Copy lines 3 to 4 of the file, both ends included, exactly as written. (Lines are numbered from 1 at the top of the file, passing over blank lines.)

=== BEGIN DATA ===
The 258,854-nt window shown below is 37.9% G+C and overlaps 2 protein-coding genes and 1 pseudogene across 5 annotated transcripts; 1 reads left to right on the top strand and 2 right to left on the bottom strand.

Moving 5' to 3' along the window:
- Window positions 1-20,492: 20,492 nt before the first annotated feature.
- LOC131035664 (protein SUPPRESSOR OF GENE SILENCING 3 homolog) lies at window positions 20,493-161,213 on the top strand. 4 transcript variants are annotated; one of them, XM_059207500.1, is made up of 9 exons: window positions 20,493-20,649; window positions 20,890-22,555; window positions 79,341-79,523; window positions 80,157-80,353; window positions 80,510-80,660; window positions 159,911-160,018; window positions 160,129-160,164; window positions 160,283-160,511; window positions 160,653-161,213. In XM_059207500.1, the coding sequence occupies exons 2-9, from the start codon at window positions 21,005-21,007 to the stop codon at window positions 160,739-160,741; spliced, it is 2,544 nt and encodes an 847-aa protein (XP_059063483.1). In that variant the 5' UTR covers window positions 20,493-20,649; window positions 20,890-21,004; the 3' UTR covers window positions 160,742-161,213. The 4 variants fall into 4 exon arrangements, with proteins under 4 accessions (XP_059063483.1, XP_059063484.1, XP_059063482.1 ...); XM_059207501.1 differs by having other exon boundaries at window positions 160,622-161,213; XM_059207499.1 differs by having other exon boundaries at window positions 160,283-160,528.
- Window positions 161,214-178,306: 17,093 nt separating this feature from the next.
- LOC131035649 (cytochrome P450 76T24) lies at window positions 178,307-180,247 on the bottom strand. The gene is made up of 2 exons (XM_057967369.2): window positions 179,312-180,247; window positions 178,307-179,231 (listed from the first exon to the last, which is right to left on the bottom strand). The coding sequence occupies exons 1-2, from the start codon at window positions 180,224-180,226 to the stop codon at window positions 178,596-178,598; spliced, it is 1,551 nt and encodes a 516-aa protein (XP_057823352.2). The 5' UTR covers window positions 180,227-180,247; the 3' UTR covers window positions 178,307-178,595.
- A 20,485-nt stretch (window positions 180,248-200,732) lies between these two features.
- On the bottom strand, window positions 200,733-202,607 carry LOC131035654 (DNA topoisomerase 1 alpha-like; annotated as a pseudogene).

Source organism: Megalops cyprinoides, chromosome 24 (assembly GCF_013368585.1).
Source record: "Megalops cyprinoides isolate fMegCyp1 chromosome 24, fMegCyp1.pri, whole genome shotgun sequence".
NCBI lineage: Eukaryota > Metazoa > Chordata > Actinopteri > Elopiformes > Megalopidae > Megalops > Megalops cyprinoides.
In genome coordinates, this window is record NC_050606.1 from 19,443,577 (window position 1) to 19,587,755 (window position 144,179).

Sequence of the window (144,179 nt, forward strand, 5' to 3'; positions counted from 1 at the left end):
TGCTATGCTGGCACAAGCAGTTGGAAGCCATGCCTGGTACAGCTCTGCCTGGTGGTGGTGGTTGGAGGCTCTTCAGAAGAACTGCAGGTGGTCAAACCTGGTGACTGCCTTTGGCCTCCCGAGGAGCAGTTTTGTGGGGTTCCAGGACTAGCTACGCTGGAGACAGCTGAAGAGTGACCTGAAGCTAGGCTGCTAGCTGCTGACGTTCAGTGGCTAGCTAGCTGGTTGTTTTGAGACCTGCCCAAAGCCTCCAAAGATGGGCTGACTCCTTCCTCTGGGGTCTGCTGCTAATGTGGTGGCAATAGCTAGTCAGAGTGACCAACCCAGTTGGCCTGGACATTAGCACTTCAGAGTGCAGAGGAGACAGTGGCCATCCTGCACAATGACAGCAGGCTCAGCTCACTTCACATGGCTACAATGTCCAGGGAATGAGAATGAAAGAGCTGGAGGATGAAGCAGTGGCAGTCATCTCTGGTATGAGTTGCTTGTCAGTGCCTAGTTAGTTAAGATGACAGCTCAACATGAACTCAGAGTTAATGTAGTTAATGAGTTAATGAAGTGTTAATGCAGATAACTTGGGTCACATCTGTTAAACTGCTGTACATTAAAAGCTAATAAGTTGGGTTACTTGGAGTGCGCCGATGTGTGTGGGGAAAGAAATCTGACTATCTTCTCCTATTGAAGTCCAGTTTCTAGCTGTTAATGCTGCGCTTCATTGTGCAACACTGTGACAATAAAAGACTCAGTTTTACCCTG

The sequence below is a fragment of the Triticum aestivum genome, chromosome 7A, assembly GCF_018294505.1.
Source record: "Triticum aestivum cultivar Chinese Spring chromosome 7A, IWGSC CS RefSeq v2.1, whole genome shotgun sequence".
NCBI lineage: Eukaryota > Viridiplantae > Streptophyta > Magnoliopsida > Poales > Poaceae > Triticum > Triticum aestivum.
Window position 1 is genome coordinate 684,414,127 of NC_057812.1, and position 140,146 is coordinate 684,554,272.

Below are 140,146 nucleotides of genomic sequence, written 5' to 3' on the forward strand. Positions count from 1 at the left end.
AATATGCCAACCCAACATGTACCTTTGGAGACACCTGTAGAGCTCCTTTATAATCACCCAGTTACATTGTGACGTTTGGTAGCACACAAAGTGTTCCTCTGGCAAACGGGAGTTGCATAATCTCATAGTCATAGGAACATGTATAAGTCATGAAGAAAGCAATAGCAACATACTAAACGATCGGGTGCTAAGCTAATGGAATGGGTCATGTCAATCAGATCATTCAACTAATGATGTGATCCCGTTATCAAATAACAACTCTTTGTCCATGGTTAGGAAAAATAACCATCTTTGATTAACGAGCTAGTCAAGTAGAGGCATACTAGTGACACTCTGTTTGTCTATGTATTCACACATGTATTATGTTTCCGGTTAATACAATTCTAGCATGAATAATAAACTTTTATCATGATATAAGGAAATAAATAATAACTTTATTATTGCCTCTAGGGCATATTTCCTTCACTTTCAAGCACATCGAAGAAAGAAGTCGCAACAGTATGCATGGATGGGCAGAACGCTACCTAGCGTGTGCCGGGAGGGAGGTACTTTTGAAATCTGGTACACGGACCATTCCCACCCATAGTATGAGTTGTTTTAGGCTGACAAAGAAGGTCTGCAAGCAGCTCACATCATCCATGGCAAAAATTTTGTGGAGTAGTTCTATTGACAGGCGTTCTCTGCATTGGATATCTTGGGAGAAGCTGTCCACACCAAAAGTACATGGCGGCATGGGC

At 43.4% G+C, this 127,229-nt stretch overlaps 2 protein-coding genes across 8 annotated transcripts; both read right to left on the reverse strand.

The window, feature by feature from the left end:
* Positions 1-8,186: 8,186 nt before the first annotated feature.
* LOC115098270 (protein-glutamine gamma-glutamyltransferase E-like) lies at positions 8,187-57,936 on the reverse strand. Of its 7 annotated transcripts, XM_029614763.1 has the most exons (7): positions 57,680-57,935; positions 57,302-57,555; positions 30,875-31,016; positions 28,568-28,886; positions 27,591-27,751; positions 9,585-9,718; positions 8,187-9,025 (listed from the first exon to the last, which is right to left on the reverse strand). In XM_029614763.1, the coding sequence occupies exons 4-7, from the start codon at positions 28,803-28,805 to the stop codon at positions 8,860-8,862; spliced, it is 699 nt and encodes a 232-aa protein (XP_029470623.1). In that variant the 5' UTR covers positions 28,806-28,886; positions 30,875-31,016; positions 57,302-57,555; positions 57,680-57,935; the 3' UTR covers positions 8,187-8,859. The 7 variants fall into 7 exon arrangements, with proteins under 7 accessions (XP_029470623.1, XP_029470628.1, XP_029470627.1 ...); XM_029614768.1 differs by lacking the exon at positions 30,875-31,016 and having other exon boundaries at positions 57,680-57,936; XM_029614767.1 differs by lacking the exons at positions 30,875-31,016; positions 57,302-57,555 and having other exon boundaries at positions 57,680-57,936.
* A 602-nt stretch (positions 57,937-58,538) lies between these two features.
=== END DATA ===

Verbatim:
- Window positions 1-20,492: 20,492 nt before the first annotated feature.
- LOC131035664 (protein SUPPRESSOR OF GENE SILENCING 3 homolog) lies at window positions 20,493-161,213 on the top strand. 4 transcript variants are annotated; one of them, XM_059207500.1, is made up of 9 exons: window positions 20,493-20,649; window positions 20,890-22,555; window positions 79,341-79,523; window positions 80,157-80,353; window positions 80,510-80,660; window positions 159,911-160,018; window positions 160,129-160,164; window positions 160,283-160,511; window positions 160,653-161,213. In XM_059207500.1, the coding sequence occupies exons 2-9, from the start codon at window positions 21,005-21,007 to the stop codon at window positions 160,739-160,741; spliced, it is 2,544 nt and encodes an 847-aa protein (XP_059063483.1). In that variant the 5' UTR covers window positions 20,493-20,649; window positions 20,890-21,004; the 3' UTR covers window positions 160,742-161,213. The 4 variants fall into 4 exon arrangements, with proteins under 4 accessions (XP_059063483.1, XP_059063484.1, XP_059063482.1 ...); XM_059207501.1 differs by having other exon boundaries at window positions 160,622-161,213; XM_059207499.1 differs by having other exon boundaries at window positions 160,283-160,528.